Milandre test site, Laufen valley and Tabular Jura near Basel.

Field trip leaders: Dr. Pierre-Yves Jeannin (ISSKA), Prof Dr. P. Huggenberger, University of Basel, and Dr. Christoph Butscher (KIT)

Important dates and information:

Start: Thursday, 8 September 2016, 8:00

End: Friday, 9 September 2016, about 18:00

Number of participants: 40 maximum

Overnight stay: At the Hôtel Ibis Delémont Delsberg. Single or twin rooms.

Costs: CHF 280 (single room) / CHF 230 (twin shared room)

Character of the trip: Travel by bus, short walks.

Meals: Picnic for lunch on Thursday and Friday will be provided, dinner and breakfast in Delémont.


Day 1 will be focused on the Milandre test-site located in Northern Switzerland, in the front plateaus of the Jura Mountains. The excursion will be guided by Dr. Pierre-Yves Jeannin.  Many experiments (e.g. more than 100 tracer tests) have been carried out in the site allowing to provide a sophisticated conceptual model of flow in this system as well as a quantification of dissolution processes and of related variations in water chemistry. Observations seem to indicate that mineralization increased by about 10% along the last 25 years, this is very probably related to climate warming. Measurements of soil pCO2, of cave air, of water chemistry along the cave stream reveal some surprising processes controlling chemographs observed at the spring. The cave was also used for paleoclimatic reconstructions based on the analysis of speleothems.  The excursion will include a visit of the springs, of the cave, of the CO2 measurement stations in soils, of the tunnel portal located above the cave, of drillholes and of various surface features.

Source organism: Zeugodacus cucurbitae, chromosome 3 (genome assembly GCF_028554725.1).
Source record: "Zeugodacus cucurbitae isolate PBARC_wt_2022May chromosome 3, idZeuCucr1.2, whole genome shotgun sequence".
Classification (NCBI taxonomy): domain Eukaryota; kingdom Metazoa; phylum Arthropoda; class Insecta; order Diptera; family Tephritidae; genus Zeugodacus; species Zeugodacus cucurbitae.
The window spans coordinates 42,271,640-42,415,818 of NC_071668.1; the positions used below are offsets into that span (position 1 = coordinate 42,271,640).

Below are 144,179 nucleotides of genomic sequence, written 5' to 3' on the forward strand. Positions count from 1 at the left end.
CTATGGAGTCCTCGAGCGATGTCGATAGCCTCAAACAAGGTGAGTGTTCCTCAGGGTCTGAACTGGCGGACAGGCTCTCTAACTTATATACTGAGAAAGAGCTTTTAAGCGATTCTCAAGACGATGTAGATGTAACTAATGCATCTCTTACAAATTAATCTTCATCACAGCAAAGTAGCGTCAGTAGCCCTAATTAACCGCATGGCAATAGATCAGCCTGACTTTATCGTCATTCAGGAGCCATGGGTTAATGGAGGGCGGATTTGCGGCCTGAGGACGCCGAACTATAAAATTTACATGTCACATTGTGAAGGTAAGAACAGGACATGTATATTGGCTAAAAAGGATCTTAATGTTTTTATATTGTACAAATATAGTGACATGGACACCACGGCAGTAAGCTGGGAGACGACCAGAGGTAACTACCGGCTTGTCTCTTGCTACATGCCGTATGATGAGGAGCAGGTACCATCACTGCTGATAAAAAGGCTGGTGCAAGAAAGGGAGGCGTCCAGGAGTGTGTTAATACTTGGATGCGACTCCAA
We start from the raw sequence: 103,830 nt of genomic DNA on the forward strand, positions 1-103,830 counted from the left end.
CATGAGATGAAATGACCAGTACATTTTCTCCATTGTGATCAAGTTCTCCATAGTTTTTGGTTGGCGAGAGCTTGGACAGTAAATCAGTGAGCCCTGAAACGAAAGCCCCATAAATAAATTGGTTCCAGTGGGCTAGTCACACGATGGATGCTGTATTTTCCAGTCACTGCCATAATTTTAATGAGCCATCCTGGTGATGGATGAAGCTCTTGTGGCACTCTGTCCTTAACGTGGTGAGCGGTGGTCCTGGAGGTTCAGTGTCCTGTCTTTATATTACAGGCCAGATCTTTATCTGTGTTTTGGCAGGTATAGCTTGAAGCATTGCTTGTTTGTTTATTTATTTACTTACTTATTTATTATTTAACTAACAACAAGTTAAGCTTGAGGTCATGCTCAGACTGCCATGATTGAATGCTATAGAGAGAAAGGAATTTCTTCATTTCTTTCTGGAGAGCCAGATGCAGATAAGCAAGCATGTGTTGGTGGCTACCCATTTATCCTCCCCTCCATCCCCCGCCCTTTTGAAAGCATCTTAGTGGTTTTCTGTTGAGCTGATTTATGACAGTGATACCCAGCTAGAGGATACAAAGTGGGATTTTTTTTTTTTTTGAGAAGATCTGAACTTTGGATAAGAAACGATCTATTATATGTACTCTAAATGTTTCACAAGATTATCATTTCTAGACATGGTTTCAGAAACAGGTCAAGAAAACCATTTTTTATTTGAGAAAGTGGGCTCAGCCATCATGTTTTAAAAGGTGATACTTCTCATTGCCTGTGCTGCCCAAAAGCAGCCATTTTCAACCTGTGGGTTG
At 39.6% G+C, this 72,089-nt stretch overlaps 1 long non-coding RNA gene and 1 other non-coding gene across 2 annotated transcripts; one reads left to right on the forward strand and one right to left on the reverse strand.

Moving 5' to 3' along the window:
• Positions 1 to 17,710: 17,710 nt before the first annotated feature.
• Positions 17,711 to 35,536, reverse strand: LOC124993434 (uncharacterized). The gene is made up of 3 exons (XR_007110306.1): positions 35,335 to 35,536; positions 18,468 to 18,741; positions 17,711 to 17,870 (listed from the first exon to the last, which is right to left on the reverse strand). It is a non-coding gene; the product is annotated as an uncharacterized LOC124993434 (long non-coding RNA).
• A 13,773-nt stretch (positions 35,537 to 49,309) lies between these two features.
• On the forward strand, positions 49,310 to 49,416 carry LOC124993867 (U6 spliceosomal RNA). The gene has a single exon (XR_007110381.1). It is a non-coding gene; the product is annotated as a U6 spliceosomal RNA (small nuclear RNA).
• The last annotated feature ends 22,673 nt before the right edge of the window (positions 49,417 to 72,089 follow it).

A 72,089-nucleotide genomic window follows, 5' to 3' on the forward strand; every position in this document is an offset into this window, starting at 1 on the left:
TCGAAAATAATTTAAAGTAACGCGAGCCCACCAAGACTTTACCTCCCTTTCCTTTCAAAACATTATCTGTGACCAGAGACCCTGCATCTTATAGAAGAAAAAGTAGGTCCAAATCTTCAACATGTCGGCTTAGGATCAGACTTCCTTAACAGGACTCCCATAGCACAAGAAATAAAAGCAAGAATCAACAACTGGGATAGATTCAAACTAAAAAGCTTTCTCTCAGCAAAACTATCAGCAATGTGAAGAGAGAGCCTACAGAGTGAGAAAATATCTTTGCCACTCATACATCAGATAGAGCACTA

Day 2. After a night in Delémont, Prof Dr. P. Huggenberger and Dr. Christoph Butscher will guide the second day of this excursion in the Jura mountains. The main topic will be to discuss how groundwater resources in Karst may be affected by agriculture, anthropogenic activities and climate change and how sustainable management plans could be developed. Modeling of karst systems provide much insight in the dynamic of these systems. Rapid changes in spring water quality in karst areas due to rapid recharge of bacterially contaminated water are a major concern for drinking water suppliers and users. An objective of the this second day will be to present and discuss results of field experiments to understand the vulnerability of Karst springs in different geological and tectonic environments in the Laufen valley and in the Tabular Jura near Basel.